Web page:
Drug dependence does not have to take over your life.
When you have a friend who abuses medications for pain or has any other drug abuse and alcohol problem, it often becomes your problem too. Abuse of medication or other drugs insinuates itself into your relationship and can cause many problems, some of which are not immediately obvious. Getting your friend even to consider going to a treatment clinic for detoxification is a massive undertaking. However, rehabilitation can have far-reaching benefits that far outweigh the drug dependence.
To get help today, call Lexington Drug Treatment Centers at (859) 309-6774.
As with rehabilitation from any injury or illness, rehab for drug abuse is much more than just getting clear of the initial wounds. Rehabilitation means your friend will go through detoxification, end his or her abuse of medication and get the recovery tools he or she needs to have continued sobriety.
Going to a treatment clinic for this help often means getting assistance like mental health counseling, drug screening, and group therapy for a lifetime of sobriety. During this process, you may be called upon to aid your friend in healing. Helping a friend rid their life of drug dependence means being a part of their support network to the degree you are able.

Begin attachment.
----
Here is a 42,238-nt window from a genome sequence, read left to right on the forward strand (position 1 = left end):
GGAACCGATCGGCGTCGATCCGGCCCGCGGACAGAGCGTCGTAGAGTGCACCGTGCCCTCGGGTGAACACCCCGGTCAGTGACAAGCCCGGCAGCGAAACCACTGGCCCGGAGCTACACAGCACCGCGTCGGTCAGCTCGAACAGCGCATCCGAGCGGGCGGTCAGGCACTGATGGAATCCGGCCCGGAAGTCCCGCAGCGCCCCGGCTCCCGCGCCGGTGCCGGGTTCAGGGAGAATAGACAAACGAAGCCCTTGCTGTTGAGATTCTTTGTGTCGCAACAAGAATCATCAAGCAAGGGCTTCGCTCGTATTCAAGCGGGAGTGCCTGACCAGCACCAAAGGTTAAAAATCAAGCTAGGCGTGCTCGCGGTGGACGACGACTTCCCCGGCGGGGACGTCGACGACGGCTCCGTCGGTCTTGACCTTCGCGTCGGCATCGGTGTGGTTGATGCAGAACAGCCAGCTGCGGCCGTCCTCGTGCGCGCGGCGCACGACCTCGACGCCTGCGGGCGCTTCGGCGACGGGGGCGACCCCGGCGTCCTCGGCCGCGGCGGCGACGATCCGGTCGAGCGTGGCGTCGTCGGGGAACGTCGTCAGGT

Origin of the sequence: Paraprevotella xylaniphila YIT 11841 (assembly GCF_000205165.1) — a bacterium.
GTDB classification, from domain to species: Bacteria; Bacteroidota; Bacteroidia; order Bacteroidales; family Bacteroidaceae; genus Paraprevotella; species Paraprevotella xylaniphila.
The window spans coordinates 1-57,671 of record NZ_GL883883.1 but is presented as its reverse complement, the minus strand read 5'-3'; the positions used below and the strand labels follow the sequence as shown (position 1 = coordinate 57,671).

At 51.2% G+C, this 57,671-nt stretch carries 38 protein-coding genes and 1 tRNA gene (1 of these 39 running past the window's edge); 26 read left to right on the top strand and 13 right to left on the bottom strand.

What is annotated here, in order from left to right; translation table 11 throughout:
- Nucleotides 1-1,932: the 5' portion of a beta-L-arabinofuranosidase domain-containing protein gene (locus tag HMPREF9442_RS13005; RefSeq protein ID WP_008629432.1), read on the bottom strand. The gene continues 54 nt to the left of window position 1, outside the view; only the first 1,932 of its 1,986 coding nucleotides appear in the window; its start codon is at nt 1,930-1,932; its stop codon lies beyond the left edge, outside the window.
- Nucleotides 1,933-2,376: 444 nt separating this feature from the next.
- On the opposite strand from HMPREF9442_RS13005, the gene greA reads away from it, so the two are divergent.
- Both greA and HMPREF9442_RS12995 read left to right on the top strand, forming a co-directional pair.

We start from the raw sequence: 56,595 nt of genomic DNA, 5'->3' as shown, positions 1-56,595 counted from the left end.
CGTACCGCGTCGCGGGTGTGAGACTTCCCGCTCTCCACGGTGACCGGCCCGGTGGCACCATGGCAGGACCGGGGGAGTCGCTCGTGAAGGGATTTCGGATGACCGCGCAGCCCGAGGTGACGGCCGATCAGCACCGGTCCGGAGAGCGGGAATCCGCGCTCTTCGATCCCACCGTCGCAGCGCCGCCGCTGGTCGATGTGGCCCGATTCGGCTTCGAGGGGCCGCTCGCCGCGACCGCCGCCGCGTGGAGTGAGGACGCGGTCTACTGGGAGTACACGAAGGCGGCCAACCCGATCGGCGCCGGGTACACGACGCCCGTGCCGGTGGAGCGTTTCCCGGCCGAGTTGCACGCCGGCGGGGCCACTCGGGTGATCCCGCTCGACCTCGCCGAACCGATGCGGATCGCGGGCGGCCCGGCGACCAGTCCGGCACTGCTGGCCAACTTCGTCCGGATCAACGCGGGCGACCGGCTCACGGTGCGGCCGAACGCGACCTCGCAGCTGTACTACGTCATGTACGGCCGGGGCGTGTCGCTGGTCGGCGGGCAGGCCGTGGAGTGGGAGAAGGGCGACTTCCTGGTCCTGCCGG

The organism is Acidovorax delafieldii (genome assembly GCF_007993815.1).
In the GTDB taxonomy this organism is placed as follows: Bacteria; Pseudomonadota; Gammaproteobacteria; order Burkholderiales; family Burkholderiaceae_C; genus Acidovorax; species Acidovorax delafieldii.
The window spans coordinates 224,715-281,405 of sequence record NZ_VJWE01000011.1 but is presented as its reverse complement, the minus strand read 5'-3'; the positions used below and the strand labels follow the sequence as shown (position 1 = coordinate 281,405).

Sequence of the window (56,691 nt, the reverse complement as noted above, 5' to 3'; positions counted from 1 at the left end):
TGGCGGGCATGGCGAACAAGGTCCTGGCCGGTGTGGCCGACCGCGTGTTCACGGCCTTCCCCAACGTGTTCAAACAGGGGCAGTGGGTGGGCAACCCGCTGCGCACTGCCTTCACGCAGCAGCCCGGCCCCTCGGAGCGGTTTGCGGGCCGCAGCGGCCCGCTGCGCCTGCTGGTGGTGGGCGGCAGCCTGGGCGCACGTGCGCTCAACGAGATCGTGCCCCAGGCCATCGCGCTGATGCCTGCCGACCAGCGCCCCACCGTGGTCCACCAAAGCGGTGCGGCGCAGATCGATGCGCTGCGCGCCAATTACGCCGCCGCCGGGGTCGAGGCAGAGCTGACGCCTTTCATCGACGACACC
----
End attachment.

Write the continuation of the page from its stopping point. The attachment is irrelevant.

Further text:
Benefiting From Rehabilitation
You are going to see a lot of changes as your friend goes through addiction rehabilitation. In the beginning, things will be difficult as detoxification happens. This stage is hard on the body and the emotions, but it's a necessary step toward a sober life. After this initial phase, owning up to past deeds and mending bridges is going to be part of recovery. If your friend does the work, you may get the chance to forgive, recuperate and redevelop your friendship.
You cannot expect this process to be a quick one. In fact, you can guarantee that this will be a lifelong struggle to varying degrees for your friend. Nonetheless, you have to start in order to take that journey. Call Lexington Drug Treatment Centers today for more information about beginning rehabilitation services and how friends can help at (859) 309-6774.